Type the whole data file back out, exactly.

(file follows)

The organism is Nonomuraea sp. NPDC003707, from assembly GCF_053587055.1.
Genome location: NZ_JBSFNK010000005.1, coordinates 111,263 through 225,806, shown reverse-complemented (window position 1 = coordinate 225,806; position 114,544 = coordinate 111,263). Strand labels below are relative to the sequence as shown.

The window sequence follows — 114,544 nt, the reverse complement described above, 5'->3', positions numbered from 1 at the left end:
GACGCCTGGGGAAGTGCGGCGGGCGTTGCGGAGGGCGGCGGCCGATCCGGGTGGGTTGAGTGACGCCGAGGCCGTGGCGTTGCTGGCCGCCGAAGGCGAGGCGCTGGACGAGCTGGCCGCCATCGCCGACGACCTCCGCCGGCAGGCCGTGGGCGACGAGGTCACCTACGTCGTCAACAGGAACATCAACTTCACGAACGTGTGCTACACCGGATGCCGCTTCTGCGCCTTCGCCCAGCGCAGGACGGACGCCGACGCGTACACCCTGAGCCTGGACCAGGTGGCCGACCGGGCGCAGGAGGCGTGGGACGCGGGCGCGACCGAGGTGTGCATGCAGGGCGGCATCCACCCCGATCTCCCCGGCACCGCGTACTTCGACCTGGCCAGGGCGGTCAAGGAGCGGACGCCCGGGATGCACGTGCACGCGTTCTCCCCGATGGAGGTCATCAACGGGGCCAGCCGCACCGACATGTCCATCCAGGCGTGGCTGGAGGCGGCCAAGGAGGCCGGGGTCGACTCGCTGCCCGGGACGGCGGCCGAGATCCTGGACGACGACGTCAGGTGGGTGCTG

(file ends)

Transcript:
The organism is Nonomuraea sp. NPDC003707, from assembly GCF_053587055.1.
Genome location: NZ_JBSFNK010000005.1, coordinates 111,263 through 225,806, shown reverse-complemented (window position 1 = coordinate 225,806; position 114,544 = coordinate 111,263). Strand labels below are relative to the sequence as shown.

The window sequence follows — 114,544 nt, the reverse complement described above, 5'->3', positions numbered from 1 at the left end:
GACGCCTGGGGAAGTGCGGCGGGCGTTGCGGAGGGCGGCGGCCGATCCGGGTGGGTTGAGTGACGCCGAGGCCGTGGCGTTGCTGGCCGCCGAAGGCGAGGCGCTGGACGAGCTGGCCGCCATCGCCGACGACCTCCGCCGGCAGGCCGTGGGCGACGAGGTCACCTACGTCGTCAACAGGAACATCAACTTCACGAACGTGTGCTACACCGGATGCCGCTTCTGCGCCTTCGCCCAGCGCAGGACGGACGCCGACGCGTACACCCTGAGCCTGGACCAGGTGGCCGACCGGGCGCAGGAGGCGTGGGACGCGGGCGCGACCGAGGTGTGCATGCAGGGCGGCATCCACCCCGATCTCCCCGGCACCGCGTACTTCGACCTGGCCAGGGCGGTCAAGGAGCGGACGCCCGGGATGCACGTGCACGCGTTCTCCCCGATGGAGGTCATCAACGGGGCCAGCCGCACCGACATGTCCATCCAGGCGTGGCTGGAGGCGGCCAAGGAGGCCGGGGTCGACTCGCTGCCCGGGACGGCGGCCGAGATCCTGGACGACGACGTCAGGTGGGTGCTG